The FINANCIAL -- Efforts to secure a clean and safe environment for the citizens of the Georgian capital Tbilisi will receive a major boost under a Green City Action Plan (GCAP) approved by the municipal authorities on September 29.
Lin O’Grady, EBRD Deputy Director, Municipal and Environmental Infrastructure, welcomed the decision: “We are very proud that with today’s approval the implementation can now begin. Together we have been able to develop a plan that will have maximum impact on the environment and bring other social and economic benefits for the city. While the plan is challenging, we believe that it will be possible to deliver over the next five years as the EBRD, the Georgian authorities and donors continue their strong and fruitful cooperation.”
The Plan includes measures to improve areas such as water and wastewater services, solid waste management, energy, local industry development, the resilience of buildings, and energy efficiency, as well as transport. It was developed by the City of Tbilisi with the support of the EBRD and financial support provided by the Czech Republic.
Since Georgia’s independence in 1991 Tbilisi has attracted a growing number of visitors, and developed from being an insiders’ tip to an increasingly popular destination. While the city offers a special heritage, in many respects Tbilisi has reached the limits of what its ageing and outdated infrastructure can sustain.
For example, 400,000 cars were registered in Tbilisi, of which 74 per cent were over 15 years old, according to 2013 data. Around 90 per cent of air pollution in the city comes from transport, with diesel-powered vehicles the major contributor as most city buses and all minibuses and taxis use diesel. Improving traffic flows in Tbilisi will also reduce levels of pollution and congestion, according to EBRD.
Under the GCAP, Tbilisi’s new Strategic Vision of a Sustainable City Mobility System envisages an efficient, attractive and competitive public transport system. The bus fleet will be renewed with low-emission buses with high safety standards. Steps towards this goal were taken last year, when the EBRD provided a €27 million sovereign loan to the city of Tbilisi for the acquisition of up to 200 new buses that are fueled by compressed natural gas.
The Tbilisi Green City Action Plan will also expand non-motorised transport, optimise the road infrastructure network (with public transport a priority), and upgrade the traffic management system.
Similar steps will boost the city’s infrastructure. As a result, the implementation of the total GCAP is expected to reduce CO2 emissions by around 450,000 tonnes per year and to save around 55 million m3 of water per year. Implementation of the Plan is estimated to cost €412 million, half of which will be sought from private sector partners or the government of Georgia.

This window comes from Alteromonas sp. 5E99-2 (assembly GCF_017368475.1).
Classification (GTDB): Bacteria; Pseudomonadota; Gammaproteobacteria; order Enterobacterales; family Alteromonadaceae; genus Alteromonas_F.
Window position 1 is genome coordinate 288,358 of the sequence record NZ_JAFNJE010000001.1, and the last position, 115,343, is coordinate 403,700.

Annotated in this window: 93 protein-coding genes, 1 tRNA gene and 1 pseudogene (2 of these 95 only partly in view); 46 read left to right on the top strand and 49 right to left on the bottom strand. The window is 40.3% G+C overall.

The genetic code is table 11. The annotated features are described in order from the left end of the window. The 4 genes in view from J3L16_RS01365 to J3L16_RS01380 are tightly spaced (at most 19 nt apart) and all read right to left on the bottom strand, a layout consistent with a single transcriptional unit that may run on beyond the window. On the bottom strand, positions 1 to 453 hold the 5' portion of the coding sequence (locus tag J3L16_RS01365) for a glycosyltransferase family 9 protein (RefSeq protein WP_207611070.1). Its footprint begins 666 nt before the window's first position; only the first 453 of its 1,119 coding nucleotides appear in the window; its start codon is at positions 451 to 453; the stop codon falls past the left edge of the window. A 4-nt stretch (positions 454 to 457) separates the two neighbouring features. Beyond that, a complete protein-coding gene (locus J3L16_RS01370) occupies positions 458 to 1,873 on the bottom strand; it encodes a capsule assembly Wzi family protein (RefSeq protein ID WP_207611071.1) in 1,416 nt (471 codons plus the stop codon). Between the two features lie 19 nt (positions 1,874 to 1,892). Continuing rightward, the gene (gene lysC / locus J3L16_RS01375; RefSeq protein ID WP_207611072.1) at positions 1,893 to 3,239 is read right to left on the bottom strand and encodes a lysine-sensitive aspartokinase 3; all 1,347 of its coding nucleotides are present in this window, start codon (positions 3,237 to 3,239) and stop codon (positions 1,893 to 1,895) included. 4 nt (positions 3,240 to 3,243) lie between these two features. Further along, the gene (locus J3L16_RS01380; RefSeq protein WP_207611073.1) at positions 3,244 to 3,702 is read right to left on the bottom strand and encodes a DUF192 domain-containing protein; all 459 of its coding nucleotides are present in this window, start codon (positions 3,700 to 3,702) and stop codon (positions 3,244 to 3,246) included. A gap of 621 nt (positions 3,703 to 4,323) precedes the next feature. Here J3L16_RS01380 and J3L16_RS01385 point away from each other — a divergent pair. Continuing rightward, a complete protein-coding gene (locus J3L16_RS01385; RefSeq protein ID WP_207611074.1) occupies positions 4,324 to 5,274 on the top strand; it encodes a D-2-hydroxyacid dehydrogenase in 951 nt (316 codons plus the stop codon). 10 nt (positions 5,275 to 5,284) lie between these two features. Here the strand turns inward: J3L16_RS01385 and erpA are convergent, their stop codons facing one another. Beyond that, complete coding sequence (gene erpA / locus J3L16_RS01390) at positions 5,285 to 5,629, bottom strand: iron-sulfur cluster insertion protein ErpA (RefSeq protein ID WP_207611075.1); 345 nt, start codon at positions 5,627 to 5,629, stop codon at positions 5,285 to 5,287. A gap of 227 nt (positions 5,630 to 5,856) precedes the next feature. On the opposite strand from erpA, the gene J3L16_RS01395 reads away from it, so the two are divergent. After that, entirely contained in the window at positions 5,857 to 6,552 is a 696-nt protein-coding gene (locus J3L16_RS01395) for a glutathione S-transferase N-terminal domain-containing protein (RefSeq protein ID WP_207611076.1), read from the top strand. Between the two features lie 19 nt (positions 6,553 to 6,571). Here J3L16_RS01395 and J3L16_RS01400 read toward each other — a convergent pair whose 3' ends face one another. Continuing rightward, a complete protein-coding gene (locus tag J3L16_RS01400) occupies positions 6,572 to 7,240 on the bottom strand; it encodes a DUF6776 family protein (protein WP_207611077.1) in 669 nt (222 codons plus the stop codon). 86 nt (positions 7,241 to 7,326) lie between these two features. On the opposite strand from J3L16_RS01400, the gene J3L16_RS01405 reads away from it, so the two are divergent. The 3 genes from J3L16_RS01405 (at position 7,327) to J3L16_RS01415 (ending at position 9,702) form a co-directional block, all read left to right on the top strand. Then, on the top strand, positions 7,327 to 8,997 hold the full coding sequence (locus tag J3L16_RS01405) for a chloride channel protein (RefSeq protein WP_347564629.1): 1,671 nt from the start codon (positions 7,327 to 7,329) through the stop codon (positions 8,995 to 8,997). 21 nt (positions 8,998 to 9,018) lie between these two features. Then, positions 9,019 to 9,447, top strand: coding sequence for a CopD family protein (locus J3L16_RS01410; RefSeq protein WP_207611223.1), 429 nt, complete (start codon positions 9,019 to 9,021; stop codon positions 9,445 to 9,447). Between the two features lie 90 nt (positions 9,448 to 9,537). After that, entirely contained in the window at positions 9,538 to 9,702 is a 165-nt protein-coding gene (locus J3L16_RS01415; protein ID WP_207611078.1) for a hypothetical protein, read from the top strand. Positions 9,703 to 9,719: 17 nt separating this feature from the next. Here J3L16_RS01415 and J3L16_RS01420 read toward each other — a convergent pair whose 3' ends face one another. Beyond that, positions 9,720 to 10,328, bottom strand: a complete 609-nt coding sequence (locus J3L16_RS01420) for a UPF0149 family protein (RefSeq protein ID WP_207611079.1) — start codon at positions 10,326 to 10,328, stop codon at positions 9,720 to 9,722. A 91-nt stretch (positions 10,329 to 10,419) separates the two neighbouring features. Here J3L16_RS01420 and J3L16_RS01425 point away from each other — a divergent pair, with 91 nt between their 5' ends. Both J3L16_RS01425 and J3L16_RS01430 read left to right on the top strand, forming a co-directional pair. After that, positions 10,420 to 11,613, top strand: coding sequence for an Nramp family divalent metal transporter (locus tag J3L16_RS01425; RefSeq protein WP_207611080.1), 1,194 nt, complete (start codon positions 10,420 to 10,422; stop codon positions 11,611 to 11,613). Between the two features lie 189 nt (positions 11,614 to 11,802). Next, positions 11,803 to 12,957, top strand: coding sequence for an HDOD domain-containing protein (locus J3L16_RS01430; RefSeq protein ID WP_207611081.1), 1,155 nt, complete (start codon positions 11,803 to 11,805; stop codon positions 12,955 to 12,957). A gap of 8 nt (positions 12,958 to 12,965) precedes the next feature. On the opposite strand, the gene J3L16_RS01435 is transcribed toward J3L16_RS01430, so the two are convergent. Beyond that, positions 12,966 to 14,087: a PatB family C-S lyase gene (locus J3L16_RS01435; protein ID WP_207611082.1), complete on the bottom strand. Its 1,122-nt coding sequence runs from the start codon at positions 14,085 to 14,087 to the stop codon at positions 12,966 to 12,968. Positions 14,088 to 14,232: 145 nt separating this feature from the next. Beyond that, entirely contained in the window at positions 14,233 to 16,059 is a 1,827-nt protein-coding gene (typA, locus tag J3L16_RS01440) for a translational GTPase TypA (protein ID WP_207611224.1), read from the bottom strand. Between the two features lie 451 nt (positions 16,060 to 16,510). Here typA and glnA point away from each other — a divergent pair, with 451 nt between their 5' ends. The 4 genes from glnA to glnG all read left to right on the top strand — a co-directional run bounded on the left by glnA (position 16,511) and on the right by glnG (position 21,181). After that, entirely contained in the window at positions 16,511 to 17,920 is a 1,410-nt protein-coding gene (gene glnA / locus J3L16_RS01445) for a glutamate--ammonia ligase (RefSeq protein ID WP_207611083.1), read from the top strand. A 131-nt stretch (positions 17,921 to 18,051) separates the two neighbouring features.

Bruno Balvanera, EBRD Director for the Caucasus, Moldova and Belarus, added: “It is paramount for growing cities to have innovative infrastructure to mitigate the consequences of population growth and climate change. The EBRD constantly invests in projects that make people’s lives better through greater investment in energy efficiency, renewables and green transport. We have already financed environmentally friendly buses in Tbilisi and Batumi, and supported solid-waste management projects, and we continue to modernise Tbilisi’s vital municipal infrastructure.”
David Narmania, Mayor of Tbilisi, noted: “The Green City Action Plan combines the strategic directions and priorities of our city. We will make sure that the implementation will be based on adequate urban and environmental planning, satisfying the population's growing needs and creating more effective governance for the well-being of our city.”
Promoting sustainable and environmentally sound investments is one of the EBRD’s priorities in Georgia. To date, the Bank has invested over €2.8 billion in 205 projects. The Green City Action Plan is based on the EBRD Green Cities Programme adopted in 2016 based on the EBRD’s two decades of experience investing in municipal and environmental infrastructure. Also, the GCAP falls under the Green Economy Transition approach to put investments that bring environmental benefits at the heart of EBRD’s mandate.
“The Tbilisi GCAP is a significant milestone for both the city and the Bank,” said Nigel Jollands, EBRD Associate Director, Policy and Climate Finance. “It is the second GCAP to be approved after Yerevan. Together, the Yerevan and Tbilisi GCAPs represent the EBRD’s new approach to supporting cities to systematically plan for, and deliver, a clean and safe environment for their citizens.”